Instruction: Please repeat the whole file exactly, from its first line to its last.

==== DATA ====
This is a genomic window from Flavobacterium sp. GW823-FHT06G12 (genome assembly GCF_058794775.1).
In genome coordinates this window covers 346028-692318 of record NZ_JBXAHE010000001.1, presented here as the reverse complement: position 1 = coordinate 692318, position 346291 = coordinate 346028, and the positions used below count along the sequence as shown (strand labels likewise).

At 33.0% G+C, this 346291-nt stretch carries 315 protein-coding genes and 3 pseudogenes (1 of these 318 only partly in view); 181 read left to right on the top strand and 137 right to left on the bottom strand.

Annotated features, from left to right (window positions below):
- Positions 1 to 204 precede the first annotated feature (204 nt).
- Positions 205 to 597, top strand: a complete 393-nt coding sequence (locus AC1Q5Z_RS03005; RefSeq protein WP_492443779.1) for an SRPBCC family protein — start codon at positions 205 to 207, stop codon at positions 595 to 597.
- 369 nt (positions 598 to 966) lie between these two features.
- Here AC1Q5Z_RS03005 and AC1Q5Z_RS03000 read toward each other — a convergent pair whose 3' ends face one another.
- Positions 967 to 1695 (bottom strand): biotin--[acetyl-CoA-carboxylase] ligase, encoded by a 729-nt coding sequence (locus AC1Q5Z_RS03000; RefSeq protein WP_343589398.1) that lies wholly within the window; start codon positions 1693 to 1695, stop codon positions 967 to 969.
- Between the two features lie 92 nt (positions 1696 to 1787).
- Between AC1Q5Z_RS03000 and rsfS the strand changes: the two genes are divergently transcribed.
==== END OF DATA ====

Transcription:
This is a genomic window from Flavobacterium sp. GW823-FHT06G12 (genome assembly GCF_058794775.1).
In genome coordinates this window covers 346028-692318 of record NZ_JBXAHE010000001.1, presented here as the reverse complement: position 1 = coordinate 692318, position 346291 = coordinate 346028, and the positions used below count along the sequence as shown (strand labels likewise).

At 33.0% G+C, this 346291-nt stretch carries 315 protein-coding genes and 3 pseudogenes (1 of these 318 only partly in view); 181 read left to right on the top strand and 137 right to left on the bottom strand.

Annotated features, from left to right (window positions below):
- Positions 1 to 204 precede the first annotated feature (204 nt).
- Positions 205 to 597, top strand: a complete 393-nt coding sequence (locus AC1Q5Z_RS03005; RefSeq protein WP_492443779.1) for an SRPBCC family protein — start codon at positions 205 to 207, stop codon at positions 595 to 597.
- 369 nt (positions 598 to 966) lie between these two features.
- Here AC1Q5Z_RS03005 and AC1Q5Z_RS03000 read toward each other — a convergent pair whose 3' ends face one another.
- Positions 967 to 1695 (bottom strand): biotin--[acetyl-CoA-carboxylase] ligase, encoded by a 729-nt coding sequence (locus AC1Q5Z_RS03000; RefSeq protein WP_343589398.1) that lies wholly within the window; start codon positions 1693 to 1695, stop codon positions 967 to 969.
- Between the two features lie 92 nt (positions 1696 to 1787).
- Between AC1Q5Z_RS03000 and rsfS the strand changes: the two genes are divergently transcribed.